If we really want to have a measurable impact on the results we achieve, we need to focus on buy-in, commitment, and one more key term that’s defined as to “pledge or enter into a contract to DO something.” The DO part is where the rubber meets the road...

Establish a Meaningful Connection With...

We started out by looking at two ideas that are suggested frequently as what employers should be paying attention to if they want to be effective at retaining their best team members; employee happiness and employee satisfaction. While I’m certainly not suggesting that leaving the folks in our organizations unhappy or unsatisfied will ever give us what we’re working for, I don’t believe either of those things necessarily helps us reach the levels of productivity - and in turn, profitability - that we really need or our teams are truly capable of. And that’s why I introduced the idea of “pledging or entering into a contract to DO something” as a critical differentiating factor!

Another definition of that same word is to “establish a meaningful contact or connection with,” and that meaningful connection almost always results in a deeper level of buy-in and a willingness to DO more for a bigger cause than just what satisfies us personally.

So what’s the word? ENGAGE

I often reference one of the most powerful lessons I learned through behavior-based safety, and how that same idea ties back to so many aspects of leadership; we can’t see attitudes, beliefs, or even feelings but we can see behaviors. And we learn to effectively observe behavior, we can often get an accurate understanding of the attitudes, beliefs, and feelings that drive those behaviors. Just as importantly, we can measure the impact of those behaviors over time!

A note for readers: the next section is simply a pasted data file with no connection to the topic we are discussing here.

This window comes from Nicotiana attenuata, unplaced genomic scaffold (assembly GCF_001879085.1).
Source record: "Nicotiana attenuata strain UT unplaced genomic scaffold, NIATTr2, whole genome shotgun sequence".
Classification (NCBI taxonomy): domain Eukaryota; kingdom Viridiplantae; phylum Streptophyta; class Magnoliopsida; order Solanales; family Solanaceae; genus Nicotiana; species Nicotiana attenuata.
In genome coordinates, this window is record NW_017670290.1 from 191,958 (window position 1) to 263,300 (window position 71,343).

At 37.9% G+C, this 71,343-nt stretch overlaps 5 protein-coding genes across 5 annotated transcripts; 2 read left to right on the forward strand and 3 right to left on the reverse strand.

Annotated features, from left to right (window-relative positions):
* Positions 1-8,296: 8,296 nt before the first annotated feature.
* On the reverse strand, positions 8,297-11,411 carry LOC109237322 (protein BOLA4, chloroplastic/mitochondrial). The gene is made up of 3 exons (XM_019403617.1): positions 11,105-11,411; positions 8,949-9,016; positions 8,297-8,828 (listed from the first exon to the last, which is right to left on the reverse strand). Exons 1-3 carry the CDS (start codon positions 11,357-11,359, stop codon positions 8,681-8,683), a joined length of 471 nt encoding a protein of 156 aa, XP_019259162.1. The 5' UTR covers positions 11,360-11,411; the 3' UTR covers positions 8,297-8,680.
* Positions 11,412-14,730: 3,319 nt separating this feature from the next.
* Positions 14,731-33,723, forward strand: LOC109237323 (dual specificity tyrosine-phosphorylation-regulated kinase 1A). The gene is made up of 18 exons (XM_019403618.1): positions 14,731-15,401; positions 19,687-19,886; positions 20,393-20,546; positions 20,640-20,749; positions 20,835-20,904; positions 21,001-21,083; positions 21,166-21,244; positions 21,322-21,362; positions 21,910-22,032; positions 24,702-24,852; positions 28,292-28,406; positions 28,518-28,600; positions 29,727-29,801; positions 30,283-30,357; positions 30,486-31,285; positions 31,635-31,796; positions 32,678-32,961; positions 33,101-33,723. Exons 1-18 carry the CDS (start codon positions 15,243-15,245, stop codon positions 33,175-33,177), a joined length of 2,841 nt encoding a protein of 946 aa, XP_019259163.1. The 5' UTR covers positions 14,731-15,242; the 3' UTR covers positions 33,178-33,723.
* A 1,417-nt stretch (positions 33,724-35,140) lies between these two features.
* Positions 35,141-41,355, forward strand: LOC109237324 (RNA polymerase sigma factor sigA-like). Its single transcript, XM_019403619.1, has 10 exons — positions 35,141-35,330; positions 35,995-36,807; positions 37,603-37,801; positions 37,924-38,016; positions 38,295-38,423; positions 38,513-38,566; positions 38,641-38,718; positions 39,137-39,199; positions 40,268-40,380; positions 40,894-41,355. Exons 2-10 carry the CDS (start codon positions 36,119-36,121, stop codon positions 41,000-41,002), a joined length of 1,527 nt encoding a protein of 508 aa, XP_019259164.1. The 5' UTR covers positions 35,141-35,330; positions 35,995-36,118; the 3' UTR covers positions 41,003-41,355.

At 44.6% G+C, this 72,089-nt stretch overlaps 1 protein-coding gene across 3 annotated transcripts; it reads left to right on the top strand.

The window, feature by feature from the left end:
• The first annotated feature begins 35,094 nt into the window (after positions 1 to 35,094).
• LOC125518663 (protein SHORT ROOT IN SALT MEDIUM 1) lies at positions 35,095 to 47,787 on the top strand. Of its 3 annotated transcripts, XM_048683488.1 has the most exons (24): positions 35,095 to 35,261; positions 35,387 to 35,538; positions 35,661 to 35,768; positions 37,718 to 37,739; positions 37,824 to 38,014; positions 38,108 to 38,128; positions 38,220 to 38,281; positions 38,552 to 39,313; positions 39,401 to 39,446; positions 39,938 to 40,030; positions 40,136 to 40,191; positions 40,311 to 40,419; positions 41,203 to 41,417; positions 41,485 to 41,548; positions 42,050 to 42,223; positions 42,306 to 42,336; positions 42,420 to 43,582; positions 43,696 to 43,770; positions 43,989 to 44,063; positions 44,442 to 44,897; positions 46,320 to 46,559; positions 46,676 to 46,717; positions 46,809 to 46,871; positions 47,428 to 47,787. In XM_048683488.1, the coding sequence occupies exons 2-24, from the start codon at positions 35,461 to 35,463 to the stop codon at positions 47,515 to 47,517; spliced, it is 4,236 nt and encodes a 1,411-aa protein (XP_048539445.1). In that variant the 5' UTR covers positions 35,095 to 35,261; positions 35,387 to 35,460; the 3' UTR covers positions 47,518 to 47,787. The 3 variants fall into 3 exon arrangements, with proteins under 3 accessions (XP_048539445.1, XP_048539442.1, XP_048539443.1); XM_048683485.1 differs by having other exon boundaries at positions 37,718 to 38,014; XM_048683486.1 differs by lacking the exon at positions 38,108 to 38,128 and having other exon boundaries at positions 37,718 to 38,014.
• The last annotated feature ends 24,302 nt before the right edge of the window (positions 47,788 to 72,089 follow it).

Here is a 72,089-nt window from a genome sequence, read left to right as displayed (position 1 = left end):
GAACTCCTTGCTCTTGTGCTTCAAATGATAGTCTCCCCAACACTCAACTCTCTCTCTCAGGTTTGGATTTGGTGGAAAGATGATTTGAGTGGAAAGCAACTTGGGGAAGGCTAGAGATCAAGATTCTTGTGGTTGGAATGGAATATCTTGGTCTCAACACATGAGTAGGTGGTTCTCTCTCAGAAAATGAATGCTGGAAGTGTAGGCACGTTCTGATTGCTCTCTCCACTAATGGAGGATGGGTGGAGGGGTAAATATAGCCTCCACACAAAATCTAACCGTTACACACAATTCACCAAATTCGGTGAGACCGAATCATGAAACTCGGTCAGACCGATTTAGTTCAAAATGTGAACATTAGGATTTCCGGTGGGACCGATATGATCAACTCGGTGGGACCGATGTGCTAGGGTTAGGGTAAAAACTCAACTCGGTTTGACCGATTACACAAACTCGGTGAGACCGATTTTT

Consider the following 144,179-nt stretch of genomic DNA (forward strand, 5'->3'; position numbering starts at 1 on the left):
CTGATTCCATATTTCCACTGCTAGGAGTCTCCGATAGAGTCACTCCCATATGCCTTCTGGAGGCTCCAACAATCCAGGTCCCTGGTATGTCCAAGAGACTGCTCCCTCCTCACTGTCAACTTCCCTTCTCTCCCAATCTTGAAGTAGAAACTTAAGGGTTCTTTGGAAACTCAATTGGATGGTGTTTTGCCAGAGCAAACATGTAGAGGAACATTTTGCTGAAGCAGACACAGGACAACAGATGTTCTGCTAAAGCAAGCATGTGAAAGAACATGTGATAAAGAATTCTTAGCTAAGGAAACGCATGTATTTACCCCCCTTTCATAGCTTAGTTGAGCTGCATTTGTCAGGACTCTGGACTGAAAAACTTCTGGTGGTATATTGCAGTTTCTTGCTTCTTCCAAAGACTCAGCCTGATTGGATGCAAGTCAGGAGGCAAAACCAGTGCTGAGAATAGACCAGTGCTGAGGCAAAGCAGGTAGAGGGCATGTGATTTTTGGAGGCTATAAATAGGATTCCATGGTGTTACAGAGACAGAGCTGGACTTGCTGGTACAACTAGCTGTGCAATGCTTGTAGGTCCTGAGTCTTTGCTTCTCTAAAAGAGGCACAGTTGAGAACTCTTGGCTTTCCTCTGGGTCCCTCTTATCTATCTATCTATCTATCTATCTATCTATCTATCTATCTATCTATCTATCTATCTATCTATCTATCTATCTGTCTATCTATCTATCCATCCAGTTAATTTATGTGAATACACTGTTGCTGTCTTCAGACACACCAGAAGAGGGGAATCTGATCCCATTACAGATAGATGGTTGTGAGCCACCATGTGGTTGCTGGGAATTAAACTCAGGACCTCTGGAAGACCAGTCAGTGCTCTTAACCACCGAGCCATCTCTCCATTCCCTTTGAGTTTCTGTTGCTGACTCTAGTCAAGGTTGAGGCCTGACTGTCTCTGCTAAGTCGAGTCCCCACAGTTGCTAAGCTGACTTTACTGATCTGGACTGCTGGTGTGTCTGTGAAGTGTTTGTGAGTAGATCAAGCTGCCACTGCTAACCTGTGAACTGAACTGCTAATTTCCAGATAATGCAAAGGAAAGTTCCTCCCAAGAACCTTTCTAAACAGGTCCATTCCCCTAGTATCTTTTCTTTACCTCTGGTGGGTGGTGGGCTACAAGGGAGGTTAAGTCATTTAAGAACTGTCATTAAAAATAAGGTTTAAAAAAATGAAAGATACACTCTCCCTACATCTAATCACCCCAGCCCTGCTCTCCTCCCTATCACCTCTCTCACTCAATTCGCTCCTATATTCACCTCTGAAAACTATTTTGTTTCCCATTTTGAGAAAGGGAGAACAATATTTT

With happiness and satisfaction both largely tying back to how we feel, I’d suggest that measuring the true impact of either is tough. But once we’re able to build either in a way that results in engagement - behaviors we can actually see - we have a shot at recognizing tangible results. When Cindy and I wrap up any session we do with individuals or groups, we always close by challenging each person to identify the specific action step they plan to take immediately based on what we just covered with them; what can they DO differently that will make a difference with the teams they lead? When we work with someone through a Strategic Leadership Coaching relationship, we build on that even more by challenging the individual to define the actual behaviors they’re using as they take those action steps, and what their team members see them doing differently, with the goal of earning a higher level of influence with those team members and leading them more effectively as a result.

When we earn influence and authentic leadership, the team around us will likely be more happy about the environment and have a higher level of satisfaction. But this also gives us a platform to share a bigger vision and earn something called employee engagement

We’ll begin digging into why employee engagement is so important soon! Stay tuned...